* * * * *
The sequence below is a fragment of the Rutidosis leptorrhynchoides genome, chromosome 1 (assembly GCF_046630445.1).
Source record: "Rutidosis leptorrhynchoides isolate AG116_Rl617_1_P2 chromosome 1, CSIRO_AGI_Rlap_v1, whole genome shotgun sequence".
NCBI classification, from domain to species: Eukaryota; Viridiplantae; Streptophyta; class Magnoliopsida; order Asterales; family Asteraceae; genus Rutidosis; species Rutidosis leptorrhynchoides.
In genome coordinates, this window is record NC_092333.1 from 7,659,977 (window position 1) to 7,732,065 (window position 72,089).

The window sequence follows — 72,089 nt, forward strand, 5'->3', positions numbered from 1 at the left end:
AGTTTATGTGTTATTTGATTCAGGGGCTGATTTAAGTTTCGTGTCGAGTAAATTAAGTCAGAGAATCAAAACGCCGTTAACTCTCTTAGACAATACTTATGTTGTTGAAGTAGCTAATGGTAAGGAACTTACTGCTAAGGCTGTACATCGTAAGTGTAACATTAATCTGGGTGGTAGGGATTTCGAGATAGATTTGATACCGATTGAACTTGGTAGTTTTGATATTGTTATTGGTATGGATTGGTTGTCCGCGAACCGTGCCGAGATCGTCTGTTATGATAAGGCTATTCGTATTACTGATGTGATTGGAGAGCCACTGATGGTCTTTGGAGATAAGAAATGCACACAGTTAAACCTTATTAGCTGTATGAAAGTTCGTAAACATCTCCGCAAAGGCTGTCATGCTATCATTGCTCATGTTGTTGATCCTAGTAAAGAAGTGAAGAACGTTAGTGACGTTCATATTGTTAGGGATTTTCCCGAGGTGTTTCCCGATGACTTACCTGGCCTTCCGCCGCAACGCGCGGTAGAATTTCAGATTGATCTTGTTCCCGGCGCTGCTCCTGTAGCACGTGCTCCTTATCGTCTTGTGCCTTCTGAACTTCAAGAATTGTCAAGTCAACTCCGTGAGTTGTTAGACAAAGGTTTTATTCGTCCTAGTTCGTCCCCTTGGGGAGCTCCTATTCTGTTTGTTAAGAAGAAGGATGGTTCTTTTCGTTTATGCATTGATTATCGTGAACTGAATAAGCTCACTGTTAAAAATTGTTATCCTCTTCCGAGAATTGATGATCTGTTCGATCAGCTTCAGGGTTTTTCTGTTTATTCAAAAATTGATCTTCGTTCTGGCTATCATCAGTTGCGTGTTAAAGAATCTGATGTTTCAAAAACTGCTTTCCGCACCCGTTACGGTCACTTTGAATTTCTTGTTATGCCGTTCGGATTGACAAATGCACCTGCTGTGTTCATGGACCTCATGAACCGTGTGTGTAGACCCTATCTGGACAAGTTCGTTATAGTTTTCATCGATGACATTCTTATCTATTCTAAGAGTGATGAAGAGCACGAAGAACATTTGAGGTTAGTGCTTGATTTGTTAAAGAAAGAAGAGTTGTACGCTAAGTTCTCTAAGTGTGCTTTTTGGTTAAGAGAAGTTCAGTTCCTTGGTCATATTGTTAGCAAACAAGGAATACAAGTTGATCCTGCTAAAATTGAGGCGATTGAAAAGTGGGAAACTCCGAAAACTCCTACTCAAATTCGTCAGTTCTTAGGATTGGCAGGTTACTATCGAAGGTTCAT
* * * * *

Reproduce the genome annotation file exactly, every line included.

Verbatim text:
The sequence below is a fragment of the Rutidosis leptorrhynchoides genome, chromosome 1 (assembly GCF_046630445.1).
Source record: "Rutidosis leptorrhynchoides isolate AG116_Rl617_1_P2 chromosome 1, CSIRO_AGI_Rlap_v1, whole genome shotgun sequence".
NCBI classification, from domain to species: Eukaryota; Viridiplantae; Streptophyta; class Magnoliopsida; order Asterales; family Asteraceae; genus Rutidosis; species Rutidosis leptorrhynchoides.
In genome coordinates, this window is record NC_092333.1 from 7,659,977 (window position 1) to 7,732,065 (window position 72,089).

The window sequence follows — 72,089 nt, forward strand, 5'->3', positions numbered from 1 at the left end:
AGTTTATGTGTTATTTGATTCAGGGGCTGATTTAAGTTTCGTGTCGAGTAAATTAAGTCAGAGAATCAAAACGCCGTTAACTCTCTTAGACAATACTTATGTTGTTGAAGTAGCTAATGGTAAGGAACTTACTGCTAAGGCTGTACATCGTAAGTGTAACATTAATCTGGGTGGTAGGGATTTCGAGATAGATTTGATACCGATTGAACTTGGTAGTTTTGATATTGTTATTGGTATGGATTGGTTGTCCGCGAACCGTGCCGAGATCGTCTGTTATGATAAGGCTATTCGTATTACTGATGTGATTGGAGAGCCACTGATGGTCTTTGGAGATAAGAAATGCACACAGTTAAACCTTATTAGCTGTATGAAAGTTCGTAAACATCTCCGCAAAGGCTGTCATGCTATCATTGCTCATGTTGTTGATCCTAGTAAAGAAGTGAAGAACGTTAGTGACGTTCATATTGTTAGGGATTTTCCCGAGGTGTTTCCCGATGACTTACCTGGCCTTCCGCCGCAACGCGCGGTAGAATTTCAGATTGATCTTGTTCCCGGCGCTGCTCCTGTAGCACGTGCTCCTTATCGTCTTGTGCCTTCTGAACTTCAAGAATTGTCAAGTCAACTCCGTGAGTTGTTAGACAAAGGTTTTATTCGTCCTAGTTCGTCCCCTTGGGGAGCTCCTATTCTGTTTGTTAAGAAGAAGGATGGTTCTTTTCGTTTATGCATTGATTATCGTGAACTGAATAAGCTCACTGTTAAAAATTGTTATCCTCTTCCGAGAATTGATGATCTGTTCGATCAGCTTCAGGGTTTTTCTGTTTATTCAAAAATTGATCTTCGTTCTGGCTATCATCAGTTGCGTGTTAAAGAATCTGATGTTTCAAAAACTGCTTTCCGCACCCGTTACGGTCACTTTGAATTTCTTGTTATGCCGTTCGGATTGACAAATGCACCTGCTGTGTTCATGGACCTCATGAACCGTGTGTGTAGACCCTATCTGGACAAGTTCGTTATAGTTTTCATCGATGACATTCTTATCTATTCTAAGAGTGATGAAGAGCACGAAGAACATTTGAGGTTAGTGCTTGATTTGTTAAAGAAAGAAGAGTTGTACGCTAAGTTCTCTAAGTGTGCTTTTTGGTTAAGAGAAGTTCAGTTCCTTGGTCATATTGTTAGCAAACAAGGAATACAAGTTGATCCTGCTAAAATTGAGGCGATTGAAAAGTGGGAAACTCCGAAAACTCCTACTCAAATTCGTCAGTTCTTAGGATTGGCAGGTTACTATCGAAGGTTCAT